2011 IG Probe May Be Linked to Present Babauta Probe

February 10, 2013

While a 2012 Inspector General investigation of former U.S. Department of Interior Assistant Secretary for Insular Affairs Tony Babauta is still ongoing, a prior 2011 investigation concerning questionable travel expenditures was released.

Babauta resigned from his position effective February 1, 2013.

The 2011 investigation was conducted after the IG received an anonymous hotline tip that the Assistant Secretary may have used travel funds not to conduct official OIA business but to travel with another Office of Insular Affairs (OIA) employee with whom he "was involved in an improper romantic relationship." The investigation was passed to the Deputy Secretary David Hayes "for review and any action deemed appropriate."

The travel in question was a November 16 to 18, 2010, trip to a San Francisco gathering of Micronesian Chief Executives.

Research of press releases and published remarks made by former Assistant Secretary Babauta show that he regularly travelled with OIA Senior Policy Advisor Kristen Oleyte and Policy Advisor Rebecca Zepeda.

Text from the 2011 Inspector General investigation states that the female in question was a former member of the U.S. House Subcommittee on Insular Affairs (click to enlarge):


The person who previously worked on the insular affairs subcommittee with Babauta was Rebecca Zepeda who is pictured in this OIA photo on the right.

In his May 8, 2010, remarks made to the 86th Gala of the Guam Chamber of Commerce, Babauta praised Zepeda:
Two years ago, as the Insular Affairs House Subcommittee Staff Director, I hired a young woman who was clearly smarter than her years and has since proven she also has political street smarts. I didn’t want to leave such a valuable asset behind once I moved to Interior and so I took Ms. Zepeda with me – in addition to her smarts, the bonus is that her look is so universal for the Pacific and so no one can figure out if she’s Marshallese, Pohnpeian, Palauan, or Fijian – and I won’t give it away.
The IG report states (click files to enlarge):

As indicated in the IG report, the allegations of an inappropriate romantic relationship were denied by Babauta and the woman.

 The 2011 IG report states that "Babauta met with lawyers from _________ (redacted), a Guam-based law firm with offices in San Francisco on November 17, 2010, to discuss an annual Pacific Islands business summit."

Calvo and Clark, Seabridge, Inc. and Matson Navigation Company (Guam) hosted a dinner event  on the evening of November 16, 2010. Photos of the event, including those of Fitial and Babauta, are posted on the law firm's website. It seems obvious that the redacted law firm is that of Calvo, Fisher and Jacob.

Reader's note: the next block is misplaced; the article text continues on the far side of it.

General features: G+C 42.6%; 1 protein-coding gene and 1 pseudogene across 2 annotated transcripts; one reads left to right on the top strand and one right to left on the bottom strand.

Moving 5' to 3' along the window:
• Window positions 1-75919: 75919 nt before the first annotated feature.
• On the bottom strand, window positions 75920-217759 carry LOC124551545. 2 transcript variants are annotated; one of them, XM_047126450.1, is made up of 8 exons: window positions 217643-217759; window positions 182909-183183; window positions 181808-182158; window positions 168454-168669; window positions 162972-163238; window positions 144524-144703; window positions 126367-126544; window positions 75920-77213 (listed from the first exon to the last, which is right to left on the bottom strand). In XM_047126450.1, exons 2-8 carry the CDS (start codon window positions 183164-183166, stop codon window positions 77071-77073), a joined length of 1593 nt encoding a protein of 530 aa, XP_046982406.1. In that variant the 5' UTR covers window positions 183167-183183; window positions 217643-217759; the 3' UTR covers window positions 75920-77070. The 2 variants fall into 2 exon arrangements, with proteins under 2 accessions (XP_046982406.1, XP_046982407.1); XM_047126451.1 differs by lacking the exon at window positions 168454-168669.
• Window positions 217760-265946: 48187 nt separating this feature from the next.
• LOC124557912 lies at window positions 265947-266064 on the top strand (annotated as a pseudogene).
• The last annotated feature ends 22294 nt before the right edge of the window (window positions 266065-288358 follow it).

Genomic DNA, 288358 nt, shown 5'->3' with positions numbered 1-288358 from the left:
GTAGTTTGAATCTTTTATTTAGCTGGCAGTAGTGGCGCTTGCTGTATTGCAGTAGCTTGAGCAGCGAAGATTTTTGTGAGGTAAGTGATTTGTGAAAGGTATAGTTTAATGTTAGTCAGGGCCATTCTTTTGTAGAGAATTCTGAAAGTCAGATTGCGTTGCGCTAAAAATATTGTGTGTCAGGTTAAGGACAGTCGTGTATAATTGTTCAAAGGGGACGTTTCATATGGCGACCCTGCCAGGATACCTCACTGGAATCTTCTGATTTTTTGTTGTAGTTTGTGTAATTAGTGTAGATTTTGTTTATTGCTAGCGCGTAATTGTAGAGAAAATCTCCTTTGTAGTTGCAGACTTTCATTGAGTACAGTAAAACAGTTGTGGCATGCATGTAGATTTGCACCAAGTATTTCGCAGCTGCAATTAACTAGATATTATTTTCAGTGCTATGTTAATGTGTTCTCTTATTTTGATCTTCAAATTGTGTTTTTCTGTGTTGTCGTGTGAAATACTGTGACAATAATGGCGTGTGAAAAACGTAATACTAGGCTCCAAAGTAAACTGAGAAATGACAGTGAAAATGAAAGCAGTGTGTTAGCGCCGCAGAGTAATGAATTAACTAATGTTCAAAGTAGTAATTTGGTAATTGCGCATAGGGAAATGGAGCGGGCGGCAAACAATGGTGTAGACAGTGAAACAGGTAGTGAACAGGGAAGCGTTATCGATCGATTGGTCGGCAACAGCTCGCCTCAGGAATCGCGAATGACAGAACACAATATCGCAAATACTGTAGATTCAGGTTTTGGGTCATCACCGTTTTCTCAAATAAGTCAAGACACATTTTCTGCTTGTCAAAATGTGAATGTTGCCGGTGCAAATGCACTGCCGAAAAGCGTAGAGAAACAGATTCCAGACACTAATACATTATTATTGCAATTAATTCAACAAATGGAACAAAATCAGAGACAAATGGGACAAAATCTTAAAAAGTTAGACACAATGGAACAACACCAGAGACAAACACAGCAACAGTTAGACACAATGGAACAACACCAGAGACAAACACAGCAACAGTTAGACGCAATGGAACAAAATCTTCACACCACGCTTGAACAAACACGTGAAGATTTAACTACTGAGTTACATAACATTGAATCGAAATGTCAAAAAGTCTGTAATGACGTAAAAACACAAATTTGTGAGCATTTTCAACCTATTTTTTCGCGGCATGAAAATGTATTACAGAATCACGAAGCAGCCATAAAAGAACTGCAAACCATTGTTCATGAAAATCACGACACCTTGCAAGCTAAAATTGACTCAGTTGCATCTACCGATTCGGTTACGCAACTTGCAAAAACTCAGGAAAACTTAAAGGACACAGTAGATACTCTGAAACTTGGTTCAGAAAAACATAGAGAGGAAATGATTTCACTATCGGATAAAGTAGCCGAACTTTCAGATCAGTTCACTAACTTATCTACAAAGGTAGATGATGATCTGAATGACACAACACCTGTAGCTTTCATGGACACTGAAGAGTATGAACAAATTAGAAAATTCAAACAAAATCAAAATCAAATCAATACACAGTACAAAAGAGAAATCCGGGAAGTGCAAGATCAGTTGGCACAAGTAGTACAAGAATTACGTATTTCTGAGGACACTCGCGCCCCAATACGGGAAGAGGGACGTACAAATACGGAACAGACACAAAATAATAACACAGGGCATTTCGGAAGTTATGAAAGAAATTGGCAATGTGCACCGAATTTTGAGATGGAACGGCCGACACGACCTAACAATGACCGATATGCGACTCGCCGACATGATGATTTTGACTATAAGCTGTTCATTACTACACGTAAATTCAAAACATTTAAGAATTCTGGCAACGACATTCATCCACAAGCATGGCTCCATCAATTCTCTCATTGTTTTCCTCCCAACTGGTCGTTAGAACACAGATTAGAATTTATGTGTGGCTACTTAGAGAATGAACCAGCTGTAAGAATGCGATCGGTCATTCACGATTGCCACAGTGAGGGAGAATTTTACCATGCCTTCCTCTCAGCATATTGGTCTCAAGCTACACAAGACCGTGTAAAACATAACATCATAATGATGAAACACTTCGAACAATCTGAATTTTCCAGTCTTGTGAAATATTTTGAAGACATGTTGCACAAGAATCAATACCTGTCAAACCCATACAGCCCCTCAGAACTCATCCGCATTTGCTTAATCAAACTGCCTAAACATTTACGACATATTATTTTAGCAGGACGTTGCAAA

Perhaps the more recent 2012 investigation of former OIA Assistant Secretary Babauta is linked to the previous one.  The more recent one addresses questionable travel and a questionable contract.

A May 24, 2011, memo from Assistant Inspector General John Dupuy, the Chief of Staff for U.S. DOI Secretary Salazar, indicates that an additional anonymous tip questioned Babauta and staff members' wasteful travel expenditures to San Francisco in May 2011. The event's agenda suggests that indeed, bringing 6 staffers to this meeting could have been a wasteful expense.

The memo (click to enlarge):

Once again the Guam-based Law Offices of Calvo, Fisher and Jacob was involved in the meeting, as this program agenda states.

As far back as 2010 there has been a controversy with the Micronesia Center for a Sustainable Future (MCSF) contract, which is funded by the OIA.  The MCSF was originally overseen by the U.S. Department of Agriculture Graduate School, but was transferred to the University of Guam.

In the 2011 IG investigative report, the staffer questioned was quoted as saying that she "understood why someone complained to the Office of the Inspector General about the San Francisco trip because after her and Babauta's meetings and discussions, MCSF was moved to the University of Guam, and the USDA Graduate School 'lost a huge contract', but no one was spending Government dime arbitrarily."

The MCSF received a $494,000 grant from OIA in 2010.

The timeline suggests that the deal to transfer the contract to the University of Guam was underway well before the November 2010 meetings in San Francisco. In fact, a March 2012 resolution signed by the Micronesian chief executives supported the UOG to receive a contract for MCSF:





Months later, the MCSF and University of Guam signed a memorandum of understanding in July 2010.  The MOU preceded the November 2010 San Francisco meetings.

A 2011 MCSF Briefing Book concluded with a four-page resolution that praised Babauta, requested an  that Guam be the center for the MCSF and called for the establishment of an OIA Office on Guam by 2011.  The resolution was stamped "Rescinded" (click files to enlarge):




Tony Babauta is a Guam native and previously served as the Chief of Staff for Robert Underwood when he was the Guam Delegate in the U.S. House of Representatives. Underwood is now president of the University of Guam.

Was this perhaps the contract that is under investigation?

Below are the Inspector General's findings in the 2011 investigation:


3 comments:

Anonymous said...

Thanks for the investigative reporting and connecting the dots. Interesting stuff.

Anonymous said...

The firm was formerly called Calvo & Clark, but once Art Clark went to work for the Governor of Guam, the firm had to change its name.

Since then it has been Calvo, Fisher & Jacob.

Anonymous said...

I think the contract being investigated could be this MCSF.

Where did it say the 1st investigation was closed? Didn't the memo say it was referred to the DOI secretary?